Historical Eras: Definition & Examples

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  • 0:02 What Is a Historical Era?
  • 1:25 Common Historical Eras
  • 3:53 How Are Historical…
  • 5:40 Lesson Summary
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Lesson Transcript
Instructor: Nate Sullivan

Nate Sullivan holds a M.A. in History and a M.Ed. He is an adjunct history professor, middle school history teacher, and freelance writer.

You've probably heard about various historical eras, but what, exactly, defines them? Who decides where one historical era ends and another begins? In this lesson, we'll learn a bit about some prominent historical eras and how they are categorized.

What Is a Historical Era?

Let's say you're sitting in class one day, and your history teacher begins talking about the Great Depression. If you've been paying attention in class, you ought to have a clear idea in your mind of when the Great Depression took place and what characterized it. The same should be true with the Roaring Twenties or the Progressive Era. These are examples of historical eras, also called historical periods. A historical era is a specific time frame historians have classified due to commonalities within that time frame.

The Great Depression is among the easiest eras to identify because of its extreme characteristics. We know it took place throughout the entire decade of the 1930s and was characterized by economic depression, unemployment, poverty, and general hopelessness among the American people. The Roaring Twenties is another easy one to identify, because, well, the term clearly identifies the era as taking place during the 1920s. Yes, this one is kind of a no-brainer. We know the 1920s was a lively decade characterized by prosperity, modernity, technological advances, entertainment, and a rebellion against traditional values. But not all eras are so easily categorized. In fact, the time frame of some eras is the subject of much debate among historians. But we will discuss this in more detail shortly.

Common Historical Eras

While we look at some key historical eras, keep in mind that they can be long or very short. For example, the Great Depression lasted little more than a decade, while the Industrial Revolution lasted many decades.

One of the ways history is commonly divided is into three separate eras or periods: the Ancient Period (3600 BC - 500 AD), the Middle Ages (500 -1500), and the Modern Era (1500-present). According to this classification, the eras last hundreds of years, even thousands of years in the case of the Ancient Period.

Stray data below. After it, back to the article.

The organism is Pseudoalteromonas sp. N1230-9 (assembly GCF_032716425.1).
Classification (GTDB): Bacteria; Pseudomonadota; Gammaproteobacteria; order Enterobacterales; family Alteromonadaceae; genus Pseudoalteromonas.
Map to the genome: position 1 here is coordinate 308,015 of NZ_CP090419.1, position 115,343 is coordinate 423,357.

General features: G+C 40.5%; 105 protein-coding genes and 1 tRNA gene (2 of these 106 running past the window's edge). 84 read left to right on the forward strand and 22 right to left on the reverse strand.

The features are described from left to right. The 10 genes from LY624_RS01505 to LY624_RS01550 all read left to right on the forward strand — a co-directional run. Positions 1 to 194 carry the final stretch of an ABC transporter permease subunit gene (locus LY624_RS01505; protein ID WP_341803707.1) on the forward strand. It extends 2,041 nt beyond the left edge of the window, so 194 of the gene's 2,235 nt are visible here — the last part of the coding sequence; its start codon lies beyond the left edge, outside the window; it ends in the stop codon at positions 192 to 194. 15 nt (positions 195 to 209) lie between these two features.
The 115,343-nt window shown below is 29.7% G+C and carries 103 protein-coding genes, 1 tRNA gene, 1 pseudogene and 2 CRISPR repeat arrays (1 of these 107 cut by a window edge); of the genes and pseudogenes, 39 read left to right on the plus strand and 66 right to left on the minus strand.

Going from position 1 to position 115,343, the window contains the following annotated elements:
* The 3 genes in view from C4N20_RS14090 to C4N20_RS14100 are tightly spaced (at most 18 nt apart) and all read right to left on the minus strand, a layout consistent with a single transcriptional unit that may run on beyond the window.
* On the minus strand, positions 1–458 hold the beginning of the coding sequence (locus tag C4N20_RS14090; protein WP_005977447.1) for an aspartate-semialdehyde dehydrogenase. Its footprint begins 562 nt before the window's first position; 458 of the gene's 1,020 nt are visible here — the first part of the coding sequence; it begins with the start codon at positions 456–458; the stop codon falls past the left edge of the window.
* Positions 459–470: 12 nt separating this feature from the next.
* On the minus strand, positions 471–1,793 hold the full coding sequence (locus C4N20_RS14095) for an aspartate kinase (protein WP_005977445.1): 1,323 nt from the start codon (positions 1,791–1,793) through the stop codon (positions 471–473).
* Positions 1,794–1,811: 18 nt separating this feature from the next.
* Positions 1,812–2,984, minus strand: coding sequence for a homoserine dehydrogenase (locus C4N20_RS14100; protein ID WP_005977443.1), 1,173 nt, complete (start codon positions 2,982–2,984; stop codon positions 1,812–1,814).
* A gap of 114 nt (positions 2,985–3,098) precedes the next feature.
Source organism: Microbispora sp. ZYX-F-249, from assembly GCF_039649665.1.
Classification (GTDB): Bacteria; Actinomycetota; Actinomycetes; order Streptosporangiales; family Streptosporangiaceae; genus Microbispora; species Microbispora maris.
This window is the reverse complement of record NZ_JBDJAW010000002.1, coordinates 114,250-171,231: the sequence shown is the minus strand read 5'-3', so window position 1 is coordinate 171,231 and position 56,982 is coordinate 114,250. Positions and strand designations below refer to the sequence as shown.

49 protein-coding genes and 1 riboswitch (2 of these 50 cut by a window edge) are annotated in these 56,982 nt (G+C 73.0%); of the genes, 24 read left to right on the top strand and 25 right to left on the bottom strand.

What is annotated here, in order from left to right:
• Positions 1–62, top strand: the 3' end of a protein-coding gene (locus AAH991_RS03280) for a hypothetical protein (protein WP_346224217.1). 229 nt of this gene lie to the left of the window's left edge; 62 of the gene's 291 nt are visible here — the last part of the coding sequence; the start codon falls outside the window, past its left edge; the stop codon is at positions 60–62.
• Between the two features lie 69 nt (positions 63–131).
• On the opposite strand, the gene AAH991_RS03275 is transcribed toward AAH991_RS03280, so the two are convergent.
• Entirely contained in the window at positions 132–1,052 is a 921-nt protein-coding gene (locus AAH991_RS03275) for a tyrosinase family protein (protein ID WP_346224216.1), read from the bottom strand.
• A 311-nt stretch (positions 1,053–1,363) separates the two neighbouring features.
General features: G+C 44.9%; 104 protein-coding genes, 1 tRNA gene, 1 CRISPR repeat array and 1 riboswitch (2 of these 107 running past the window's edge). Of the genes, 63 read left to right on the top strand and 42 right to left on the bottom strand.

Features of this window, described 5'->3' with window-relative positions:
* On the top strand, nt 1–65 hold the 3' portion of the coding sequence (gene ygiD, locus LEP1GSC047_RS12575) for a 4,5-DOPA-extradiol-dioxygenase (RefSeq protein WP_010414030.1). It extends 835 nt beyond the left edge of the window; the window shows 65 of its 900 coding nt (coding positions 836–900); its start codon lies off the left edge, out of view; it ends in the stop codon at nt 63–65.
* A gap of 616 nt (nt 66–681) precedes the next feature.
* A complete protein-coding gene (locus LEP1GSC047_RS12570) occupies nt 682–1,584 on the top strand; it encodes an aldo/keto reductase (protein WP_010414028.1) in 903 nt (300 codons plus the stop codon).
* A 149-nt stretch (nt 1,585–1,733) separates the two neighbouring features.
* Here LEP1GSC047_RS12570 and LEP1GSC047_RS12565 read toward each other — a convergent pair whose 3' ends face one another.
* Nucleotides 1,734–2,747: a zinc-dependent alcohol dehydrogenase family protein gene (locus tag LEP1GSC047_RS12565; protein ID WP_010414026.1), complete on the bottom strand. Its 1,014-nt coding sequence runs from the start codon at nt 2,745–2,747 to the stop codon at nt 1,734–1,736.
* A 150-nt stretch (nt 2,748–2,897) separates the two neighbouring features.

Now, within the Modern Era we have all kinds of smaller eras, like the Age of Discovery (spanning the 15th-17th century) and the Enlightenment (in the 18th century). The Age of Discovery was characterized by global exploration, particularly in the New World. The Enlightenment was characterized by an emphasis on reason, individualism, humanism, tolerance, and a skepticism of religious tradition.

Other common historical eras include:

  • The Industrial Revolution (spanning the 18th/19th centuries - characterized by industrial and technological advances)
  • The American Civil War Era (1861-1865 - the war between the Northern and Southern United States)
  • The Victorian Era (was in the 19th century - a British era coinciding with the reign of Queen Victoria)
  • The Progressive Era (which took place in the late 19th/early 20th century - an American movement marked by social reform)
  • World War I (took place from 1914-1918 - a modern global war)
  • The Inter-war Period (spanned from 1919-1939 - the period between World War I and World War II)
  • World War II (took place between 1939-1945 - a second modern global war)
  • The Cold War Era (spanned 1945-early 1990s - a period of intense tension between the U.S. and the Soviet Union)

Sometimes these eras overlap. For example, the 'Roaring Twenties' and the 'Inter-war' Period took place at the same time, but the term 'Roaring Twenties' is usually applied in the context of American history, whereas 'Inter-war Period' is generally used in the context of European history.

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